Aikido in Daily Life: March 2018

We come to our dojo to train so that we’re better able to apply the principles of aikido in our daily lives.

In our lives, things can start coming at us pretty fast. Work, family commitments, illnesses and injuries, other demands. Balancing all of that is challenging and often we’re tempted to get stuck on one or more of these activities, even if it’s only temporary. When that happens, it’s typical for another of the demands to start “pressing in” on us.

Our practice is to accept that life is full of energy and full of opportunities and that we can address each of our commitments directly and completely, and then to move on to the next one. This is certainly easier said than done but practice not perfect. First, it’s all about how we frame the situation- when we look at our hand, from the back, with our fingers spread apart, we see that there are five fingers all facing us. However, if we turn our hand so the thumb is facing us, then we see a series of fingers- one, then the next, and so on. The multiple competing commitments in our lives are the same. When we focus on all of them facing us, it’s a lot. Alternatively, if we can find the right angle, then we see one thing, then one thing, and one thing, and so on. Our practice helps us better remember to remain centered, extend our energy, and approach the world with optimism.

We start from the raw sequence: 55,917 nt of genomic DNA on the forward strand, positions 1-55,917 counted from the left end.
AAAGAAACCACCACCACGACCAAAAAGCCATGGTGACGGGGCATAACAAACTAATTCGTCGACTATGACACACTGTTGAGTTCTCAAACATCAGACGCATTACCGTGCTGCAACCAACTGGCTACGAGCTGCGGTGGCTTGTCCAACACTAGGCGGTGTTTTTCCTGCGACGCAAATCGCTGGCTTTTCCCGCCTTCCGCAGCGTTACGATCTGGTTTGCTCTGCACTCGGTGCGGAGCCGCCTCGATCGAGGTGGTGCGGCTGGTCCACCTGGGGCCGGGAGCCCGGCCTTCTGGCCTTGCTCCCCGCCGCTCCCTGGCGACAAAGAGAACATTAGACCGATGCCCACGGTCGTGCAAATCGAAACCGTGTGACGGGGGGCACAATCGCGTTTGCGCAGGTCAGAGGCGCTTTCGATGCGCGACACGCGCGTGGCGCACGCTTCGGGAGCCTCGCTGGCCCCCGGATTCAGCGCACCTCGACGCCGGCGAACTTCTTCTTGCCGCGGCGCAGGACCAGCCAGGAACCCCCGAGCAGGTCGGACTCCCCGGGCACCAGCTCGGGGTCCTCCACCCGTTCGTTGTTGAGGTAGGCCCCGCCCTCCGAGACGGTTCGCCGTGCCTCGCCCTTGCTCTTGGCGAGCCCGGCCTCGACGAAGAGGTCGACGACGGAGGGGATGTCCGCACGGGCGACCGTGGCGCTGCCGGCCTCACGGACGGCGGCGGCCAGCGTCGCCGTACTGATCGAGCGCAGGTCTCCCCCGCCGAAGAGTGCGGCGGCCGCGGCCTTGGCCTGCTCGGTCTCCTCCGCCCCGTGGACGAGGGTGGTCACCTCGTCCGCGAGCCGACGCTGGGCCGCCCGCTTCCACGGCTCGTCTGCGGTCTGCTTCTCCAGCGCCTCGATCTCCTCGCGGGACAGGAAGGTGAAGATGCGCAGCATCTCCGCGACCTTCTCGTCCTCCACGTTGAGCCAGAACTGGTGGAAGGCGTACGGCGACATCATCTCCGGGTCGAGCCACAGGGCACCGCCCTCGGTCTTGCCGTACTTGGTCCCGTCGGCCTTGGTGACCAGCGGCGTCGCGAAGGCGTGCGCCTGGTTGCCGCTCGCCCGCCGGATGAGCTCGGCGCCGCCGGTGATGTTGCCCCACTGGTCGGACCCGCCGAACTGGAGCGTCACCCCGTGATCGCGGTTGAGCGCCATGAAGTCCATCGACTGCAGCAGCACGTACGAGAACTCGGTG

During Kangeiko, in February, we practiced randori where multiple uke are trying to grab the nage. For a nage to be successful, they have to find a way to get the hoard of uke to line up. Once that has happened, then it’s a matter of throwing them or evading them in turn, without getting stuck on them. Finally, the nage must keep moving forward- a step backward and the energy can become oppressive.

Beyond the metaphor and training in the dojo, we have a commitment to those around us. As our family, friends, and colleagues are facing this reality, it’s also up to us to support them both by sharing the optimism and by helping them take up the slack as they would like.

By Nate Weed

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